[This is the heading over a post published today on bensix's blog Back Towards The Locus. It reads as follows (full references and links in the original, but omitted here):]
Richard Marquise, the FBI investigator into the Pan Am bombing, is, as far as I’m aware, the only public figure who’s tried to defend the prosecution. It’s interesting, then, that he does it rather badly.
Anyway, in an interview with OhmyNews, back in 2009, Marquise addressed the evidence that crucial (if unconvincing) witness Tony Gauci was rewarded for his testimony in the form of loadsamoney…
"I can assure you that no witnesses were ever offered any money by anyone…"
When he was interviewed for Gideon Levy’s documentary Lockerbie Revisited Marquise seems to have been more equivocal…
"Richard Marquise states categorically that no money was paid to any of the witnesses before the trial. In relation to witness Tony Gauci, Marquise refuses to say whether any money was paid out after the trial."
After the Al Jazeera documentary – which provided a sceptical view of the investigation – Marquise popped up in the comments at Robert Black’s blog and gave an even weirder response…
"I believe that I and any of my Scottish colleagues could well have testified in Zeist that no witness asked for, was promised or paid money in exchange for saying anything anything."
Let’s all play a game where we answer the relevant question! Was money offered? Given? It seems so…
"Presented with documents showing that Scottish police officers and FBI agents had discussed as early as September 1989, ‘an offer of unlimited money to Tony Gauci, with $10,000 being available immediately’, Lord Fraser said: “I have to accept that it happened. It shouldn’t have and I was unaware of it.”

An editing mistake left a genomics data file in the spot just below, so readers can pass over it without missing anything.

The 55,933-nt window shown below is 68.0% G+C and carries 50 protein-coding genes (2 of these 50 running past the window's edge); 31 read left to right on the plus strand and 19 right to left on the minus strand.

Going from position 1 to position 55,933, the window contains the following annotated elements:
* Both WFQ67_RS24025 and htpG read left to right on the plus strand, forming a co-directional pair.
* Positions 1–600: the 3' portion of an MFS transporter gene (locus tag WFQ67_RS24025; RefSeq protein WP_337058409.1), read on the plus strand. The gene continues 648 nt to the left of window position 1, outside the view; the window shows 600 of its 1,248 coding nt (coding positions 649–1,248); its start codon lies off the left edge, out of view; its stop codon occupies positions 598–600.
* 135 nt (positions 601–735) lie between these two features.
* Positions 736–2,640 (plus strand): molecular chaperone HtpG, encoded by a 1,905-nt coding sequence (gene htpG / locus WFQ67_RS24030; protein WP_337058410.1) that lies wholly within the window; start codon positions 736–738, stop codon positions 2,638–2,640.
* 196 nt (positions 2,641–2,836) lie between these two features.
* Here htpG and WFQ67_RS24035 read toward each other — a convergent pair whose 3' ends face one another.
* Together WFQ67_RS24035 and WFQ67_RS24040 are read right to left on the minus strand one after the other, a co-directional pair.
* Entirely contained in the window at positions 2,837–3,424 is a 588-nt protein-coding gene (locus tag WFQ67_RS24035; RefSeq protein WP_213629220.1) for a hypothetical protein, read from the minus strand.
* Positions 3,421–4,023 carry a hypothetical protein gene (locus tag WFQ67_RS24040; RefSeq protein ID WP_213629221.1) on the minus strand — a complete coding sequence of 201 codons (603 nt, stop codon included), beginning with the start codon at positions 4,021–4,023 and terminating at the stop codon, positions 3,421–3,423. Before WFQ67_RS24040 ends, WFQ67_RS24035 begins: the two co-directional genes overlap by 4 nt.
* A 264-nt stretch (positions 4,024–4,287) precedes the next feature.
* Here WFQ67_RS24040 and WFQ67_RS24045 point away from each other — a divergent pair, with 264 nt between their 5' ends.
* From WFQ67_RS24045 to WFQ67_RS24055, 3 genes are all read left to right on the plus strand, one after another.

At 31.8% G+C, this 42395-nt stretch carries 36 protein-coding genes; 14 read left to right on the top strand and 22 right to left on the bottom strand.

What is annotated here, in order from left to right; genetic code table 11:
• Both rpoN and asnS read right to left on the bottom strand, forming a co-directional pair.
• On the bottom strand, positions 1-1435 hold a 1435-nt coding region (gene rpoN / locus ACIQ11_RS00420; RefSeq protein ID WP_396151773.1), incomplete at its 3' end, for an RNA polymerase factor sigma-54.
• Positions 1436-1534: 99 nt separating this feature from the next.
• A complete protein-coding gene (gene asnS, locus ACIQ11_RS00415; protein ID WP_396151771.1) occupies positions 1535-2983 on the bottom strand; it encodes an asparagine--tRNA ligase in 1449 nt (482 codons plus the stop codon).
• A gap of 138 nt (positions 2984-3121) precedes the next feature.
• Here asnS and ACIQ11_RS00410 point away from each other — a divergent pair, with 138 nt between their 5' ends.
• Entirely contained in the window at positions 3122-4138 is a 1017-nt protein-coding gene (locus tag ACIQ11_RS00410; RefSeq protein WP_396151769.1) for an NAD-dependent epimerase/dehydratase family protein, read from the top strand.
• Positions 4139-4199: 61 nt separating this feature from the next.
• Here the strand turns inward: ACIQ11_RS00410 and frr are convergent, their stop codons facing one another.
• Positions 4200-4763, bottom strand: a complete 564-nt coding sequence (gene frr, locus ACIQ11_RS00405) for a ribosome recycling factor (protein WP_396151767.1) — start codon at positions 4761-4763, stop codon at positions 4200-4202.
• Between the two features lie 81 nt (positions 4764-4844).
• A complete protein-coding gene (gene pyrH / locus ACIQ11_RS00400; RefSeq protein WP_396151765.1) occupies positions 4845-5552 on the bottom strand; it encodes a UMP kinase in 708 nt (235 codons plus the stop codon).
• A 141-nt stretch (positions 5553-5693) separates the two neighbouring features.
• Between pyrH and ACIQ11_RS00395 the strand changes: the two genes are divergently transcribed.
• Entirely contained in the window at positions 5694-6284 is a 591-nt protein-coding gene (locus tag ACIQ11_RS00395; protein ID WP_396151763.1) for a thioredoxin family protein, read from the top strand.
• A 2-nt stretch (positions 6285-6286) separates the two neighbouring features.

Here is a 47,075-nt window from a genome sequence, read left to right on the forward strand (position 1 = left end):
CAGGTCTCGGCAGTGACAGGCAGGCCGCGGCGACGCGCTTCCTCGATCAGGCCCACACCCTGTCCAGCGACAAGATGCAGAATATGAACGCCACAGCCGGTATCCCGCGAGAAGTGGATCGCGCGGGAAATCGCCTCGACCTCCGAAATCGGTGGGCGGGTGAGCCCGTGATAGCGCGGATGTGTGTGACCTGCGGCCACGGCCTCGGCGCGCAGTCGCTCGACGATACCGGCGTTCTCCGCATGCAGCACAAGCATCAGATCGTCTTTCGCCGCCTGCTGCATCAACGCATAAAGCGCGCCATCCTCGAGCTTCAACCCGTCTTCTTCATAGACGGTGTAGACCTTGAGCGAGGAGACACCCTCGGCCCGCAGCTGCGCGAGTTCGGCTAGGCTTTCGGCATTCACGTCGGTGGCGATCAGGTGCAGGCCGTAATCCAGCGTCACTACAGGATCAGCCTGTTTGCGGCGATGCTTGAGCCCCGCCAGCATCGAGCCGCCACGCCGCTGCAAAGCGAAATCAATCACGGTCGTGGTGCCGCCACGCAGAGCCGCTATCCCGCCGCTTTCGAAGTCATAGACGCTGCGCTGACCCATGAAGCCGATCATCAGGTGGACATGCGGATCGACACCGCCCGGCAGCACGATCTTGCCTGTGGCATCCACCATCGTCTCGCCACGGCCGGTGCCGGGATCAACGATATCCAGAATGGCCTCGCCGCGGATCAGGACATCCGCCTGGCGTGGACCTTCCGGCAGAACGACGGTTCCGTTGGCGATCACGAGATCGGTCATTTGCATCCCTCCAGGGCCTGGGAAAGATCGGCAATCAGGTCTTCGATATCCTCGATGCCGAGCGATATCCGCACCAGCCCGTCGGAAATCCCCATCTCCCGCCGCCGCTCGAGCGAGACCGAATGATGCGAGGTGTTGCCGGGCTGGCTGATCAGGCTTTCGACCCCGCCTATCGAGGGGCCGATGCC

"The Scottish Criminal Cases Review Commission conducted its own investigation into the case, which resulted in it being referred back for a second appeal – abandoned when Megrahi was freed. Unlike the trial court, it required police officers to produce notebooks and diaries.
"Harry Bell’s diary reveals that reward money was discussed from September 1989 onwards, within days of Gauci being traced.The Commission also reported that Gauci’s brother, Paul, who made important witness statements, ‘had a clear desire to gain financial benefit’, and that ‘the US authorities offered to make substantial payments to Tony Gauci at an early stage’."
Witness payments have typically been an issue when the media has offered witnesses moolah for their tales. It’s so controversial that the practice was nearly banned, and is subject to a host of regulations. (One of them, which might interest Lord Fraser, is that any payment or offer of payment must be disclosed to the prosecution and defence.) They’re concerned that the idea of cash might sway the witnesses’ judgements.
Seems like Mr Marquise has some ‘splaining to do.